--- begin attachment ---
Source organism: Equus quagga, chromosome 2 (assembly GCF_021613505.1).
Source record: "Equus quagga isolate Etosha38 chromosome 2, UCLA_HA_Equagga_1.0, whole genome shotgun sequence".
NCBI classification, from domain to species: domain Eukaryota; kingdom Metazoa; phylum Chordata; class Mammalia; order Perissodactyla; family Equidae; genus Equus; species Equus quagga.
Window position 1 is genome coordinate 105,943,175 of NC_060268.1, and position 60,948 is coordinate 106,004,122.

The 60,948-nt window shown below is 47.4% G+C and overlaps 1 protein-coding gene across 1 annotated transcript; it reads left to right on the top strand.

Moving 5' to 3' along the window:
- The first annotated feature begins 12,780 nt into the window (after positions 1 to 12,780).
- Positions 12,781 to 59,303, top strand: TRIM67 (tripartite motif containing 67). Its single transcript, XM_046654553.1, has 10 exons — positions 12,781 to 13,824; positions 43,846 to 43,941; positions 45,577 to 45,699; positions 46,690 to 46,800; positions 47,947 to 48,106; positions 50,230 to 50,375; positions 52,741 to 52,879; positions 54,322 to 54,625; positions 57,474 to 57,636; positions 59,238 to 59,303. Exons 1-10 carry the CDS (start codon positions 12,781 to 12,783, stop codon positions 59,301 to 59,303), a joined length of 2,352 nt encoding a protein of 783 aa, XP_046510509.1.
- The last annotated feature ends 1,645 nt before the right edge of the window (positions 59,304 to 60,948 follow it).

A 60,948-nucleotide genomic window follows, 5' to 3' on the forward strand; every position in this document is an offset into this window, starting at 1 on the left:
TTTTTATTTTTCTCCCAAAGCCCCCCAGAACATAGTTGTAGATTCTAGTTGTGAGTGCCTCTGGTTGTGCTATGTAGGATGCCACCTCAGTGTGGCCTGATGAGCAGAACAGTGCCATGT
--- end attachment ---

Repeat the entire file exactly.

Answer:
Source organism: Equus quagga, chromosome 2 (assembly GCF_021613505.1).
Source record: "Equus quagga isolate Etosha38 chromosome 2, UCLA_HA_Equagga_1.0, whole genome shotgun sequence".
NCBI classification, from domain to species: domain Eukaryota; kingdom Metazoa; phylum Chordata; class Mammalia; order Perissodactyla; family Equidae; genus Equus; species Equus quagga.
Window position 1 is genome coordinate 105,943,175 of NC_060268.1, and position 60,948 is coordinate 106,004,122.

The 60,948-nt window shown below is 47.4% G+C and overlaps 1 protein-coding gene across 1 annotated transcript; it reads left to right on the top strand.

Moving 5' to 3' along the window:
- The first annotated feature begins 12,780 nt into the window (after positions 1 to 12,780).
- Positions 12,781 to 59,303, top strand: TRIM67 (tripartite motif containing 67). Its single transcript, XM_046654553.1, has 10 exons — positions 12,781 to 13,824; positions 43,846 to 43,941; positions 45,577 to 45,699; positions 46,690 to 46,800; positions 47,947 to 48,106; positions 50,230 to 50,375; positions 52,741 to 52,879; positions 54,322 to 54,625; positions 57,474 to 57,636; positions 59,238 to 59,303. Exons 1-10 carry the CDS (start codon positions 12,781 to 12,783, stop codon positions 59,301 to 59,303), a joined length of 2,352 nt encoding a protein of 783 aa, XP_046510509.1.
- The last annotated feature ends 1,645 nt before the right edge of the window (positions 59,304 to 60,948 follow it).

A 60,948-nucleotide genomic window follows, 5' to 3' on the forward strand; every position in this document is an offset into this window, starting at 1 on the left:
TTTTTATTTTTCTCCCAAAGCCCCCCAGAACATAGTTGTAGATTCTAGTTGTGAGTGCCTCTGGTTGTGCTATGTAGGATGCCACCTCAGTGTGGCCTGATGAGCAGAACAGTGCCATGT